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Dracula's Guest 9
The Judge's House 26
The Squaw 50
The Secret of the Growing Gold 67
The Gipsy Prophecy 84
The Coming of Abel Behenna 96
The Burial of the Rats 120
A Dream of Red Hands 152
Crooken Sands 165

Dracula's Guest

When we started for our drive the sun was shining brightly on Munich,
and the air was full of the joyousness of early summer. Just as we
were about to depart, Herr Delbrück (the maître d'hôtel of the Quatre
Saisons, where I was staying) came down, bareheaded, to the carriage
and, after wishing me a pleasant drive, said to the coachman, still
holding his hand on the handle of the carriage door:

'Remember you are back by nightfall. The sky looks bright but there is
a shiver in the north wind that says there may be a sudden storm. But
I am sure you will not be late.' Here he smiled, and added, 'for you
know what night it is.'

Johann answered with an emphatic, 'Ja, mein Herr,' and, touching his
hat, drove off quickly. When we had cleared the town, I said, after
signalling to him to stop:

'Tell me, Johann, what is tonight?'

He crossed himself, as he answered laconically: 'Walpurgis nacht.'
Then he took out his watch, a great, old-fashioned German silver thing
as big as a turnip, and looked at it, with his eyebrows gathered
together and a little impatient shrug of his shoulders. I realised
that this was his way of respectfully protesting against the
unnecessary delay, and sank back in the carriage, merely motioning
him to proceed. He started off rapidly, as if to make up for lost
time. Every now and then the horses seemed to throw up their heads and
sniffed the air suspiciously. On such occasions I often looked round
in alarm. The road was pretty bleak, for we were traversing a sort of
high, wind-swept plateau. As we drove, I saw a road that looked but
little used, and which seemed to dip through a little, winding valley.
It looked so inviting that, even at the risk of offending him, I
called Johann to stop--and when he had pulled up, I told him I would
like to drive down that road. He made all sorts of excuses, and
frequently crossed himself as he spoke. This somewhat piqued my
curiosity, so I asked him various questions. He answered fencingly,
and repeatedly looked at his watch in protest. Finally I said:

'Well, Johann, I want to go down this road. I shall not ask you to
come unless you like; but tell me why you do not like to go, that is
all I ask.' For answer he seemed to throw himself off the box, so
quickly did he reach the ground. Then he stretched out his hands
appealingly to me, and implored me not to go. There was just enough of
English mixed with the German for me to understand the drift of his
talk. He seemed always just about to tell me something--the very idea
of which evidently frightened him; but each time he pulled himself up,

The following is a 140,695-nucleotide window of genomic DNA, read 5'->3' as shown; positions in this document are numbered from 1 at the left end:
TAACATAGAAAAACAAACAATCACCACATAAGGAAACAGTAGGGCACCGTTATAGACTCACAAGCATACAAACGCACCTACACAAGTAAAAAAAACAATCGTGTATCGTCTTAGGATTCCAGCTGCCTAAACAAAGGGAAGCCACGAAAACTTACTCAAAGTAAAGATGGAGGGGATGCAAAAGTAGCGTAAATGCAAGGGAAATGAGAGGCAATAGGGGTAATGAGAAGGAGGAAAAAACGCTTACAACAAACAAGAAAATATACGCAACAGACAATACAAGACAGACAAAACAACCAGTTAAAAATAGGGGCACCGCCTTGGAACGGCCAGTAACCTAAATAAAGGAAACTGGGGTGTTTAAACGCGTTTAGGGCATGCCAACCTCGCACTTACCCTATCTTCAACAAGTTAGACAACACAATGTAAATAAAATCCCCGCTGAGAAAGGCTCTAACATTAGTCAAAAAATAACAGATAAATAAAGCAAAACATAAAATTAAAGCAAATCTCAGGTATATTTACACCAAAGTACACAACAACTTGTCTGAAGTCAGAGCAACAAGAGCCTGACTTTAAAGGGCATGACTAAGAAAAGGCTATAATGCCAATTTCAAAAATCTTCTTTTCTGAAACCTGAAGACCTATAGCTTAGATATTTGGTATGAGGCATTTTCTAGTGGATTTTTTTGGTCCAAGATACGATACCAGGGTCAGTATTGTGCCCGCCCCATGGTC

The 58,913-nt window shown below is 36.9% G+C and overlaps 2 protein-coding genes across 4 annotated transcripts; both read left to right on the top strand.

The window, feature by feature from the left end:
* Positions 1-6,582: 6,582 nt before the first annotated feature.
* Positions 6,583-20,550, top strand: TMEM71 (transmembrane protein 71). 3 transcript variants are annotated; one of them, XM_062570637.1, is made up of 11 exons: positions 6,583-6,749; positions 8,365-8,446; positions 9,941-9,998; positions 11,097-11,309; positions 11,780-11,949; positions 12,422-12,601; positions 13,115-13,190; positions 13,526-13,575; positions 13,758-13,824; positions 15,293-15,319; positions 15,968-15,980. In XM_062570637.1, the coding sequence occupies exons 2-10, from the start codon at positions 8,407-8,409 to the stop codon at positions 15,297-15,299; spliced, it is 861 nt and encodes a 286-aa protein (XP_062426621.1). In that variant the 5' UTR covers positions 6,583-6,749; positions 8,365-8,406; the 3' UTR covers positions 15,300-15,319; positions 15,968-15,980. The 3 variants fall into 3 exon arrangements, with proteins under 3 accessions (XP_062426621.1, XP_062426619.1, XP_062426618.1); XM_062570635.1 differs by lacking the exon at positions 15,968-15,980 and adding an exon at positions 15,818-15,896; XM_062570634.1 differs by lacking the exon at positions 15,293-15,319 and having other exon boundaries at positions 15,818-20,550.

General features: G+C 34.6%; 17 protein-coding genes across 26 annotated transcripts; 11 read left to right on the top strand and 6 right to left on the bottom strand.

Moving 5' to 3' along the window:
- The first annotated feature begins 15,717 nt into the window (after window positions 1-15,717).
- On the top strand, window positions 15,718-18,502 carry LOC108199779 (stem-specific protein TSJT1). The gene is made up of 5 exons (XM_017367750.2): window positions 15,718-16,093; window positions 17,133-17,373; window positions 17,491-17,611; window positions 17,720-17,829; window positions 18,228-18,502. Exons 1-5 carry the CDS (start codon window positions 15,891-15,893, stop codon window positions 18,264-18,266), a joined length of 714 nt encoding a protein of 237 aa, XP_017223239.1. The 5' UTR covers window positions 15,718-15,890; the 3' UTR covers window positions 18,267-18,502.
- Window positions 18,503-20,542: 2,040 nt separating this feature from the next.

saying, as he crossed himself: 'Walpurgis-Nacht!'

I tried to argue with him, but it was difficult to argue with a man
when I did not know his language. The advantage certainly rested with
him, for although he began to speak in English, of a very crude and
broken kind, he always got excited and broke into his native
tongue--and every time he did so, he looked at his watch. Then the
horses became restless and sniffed the air. At this he grew very pale,
and, looking around in a frightened way, he suddenly jumped forward,
took them by the bridles and led them on some twenty feet. I followed,
and asked why he had done this. For answer he crossed himself, pointed
to the spot we had left and drew his carriage in the direction of the
other road, indicating a cross, and said, first in German, then in
English: 'Buried him--him what killed themselves.'

I remembered the old custom of burying suicides at cross-roads: 'Ah! I
see, a suicide. How interesting!' But for the life of me I could not
make out why the horses were frightened.

Whilst we were talking, we heard a sort of sound between a yelp and a
bark. It was far away; but the horses got very restless, and it took
Johann all his time to quiet them. He was pale, and said, 'It sounds
like a wolf--but yet there are no wolves here now.'

'No?' I said, questioning him; 'isn't it long since the wolves were so
near the city?'
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Product Details

  • BN ID: 2940014206181
  • Publisher: SAP
  • Publication date: 4/8/2012
  • Sold by: Barnes & Noble
  • Format: eBook
  • File size: 143 KB

Customer Reviews

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Sort by: Showing all of 5 Customer Reviews
  • Anonymous

    Posted May 7, 2007

    A reviewer

    In many of Bram Stoker's stories he has the same theme. I got the theme listen to what people tell you out of the stories. It made sense because in most of the stories like 'Dracula's Guest' and 'The Judge's House' there are characters that do not listen and should have listened to what people had told them.

    1 out of 4 people found this review helpful.

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  • Anonymous

    Posted May 7, 2007

    A reviewer

    Bram Stoker's Stories are quite similar. There are many characters that are also similar. They do the same things in 'Dracula's Guest', 'The Judge's Houe', and 'The Squaw'. They do not listen or think of what other people are trying to do for them. The other characters tried to help them, but they did not listen which caused tragedy. Bram Stoker based many of his characters on other characters that are the same.

    Was this review helpful? Yes  No   Report this review
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    Posted October 2, 2010

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  • Anonymous

    Posted June 29, 2013

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  • Anonymous

    Posted January 8, 2011

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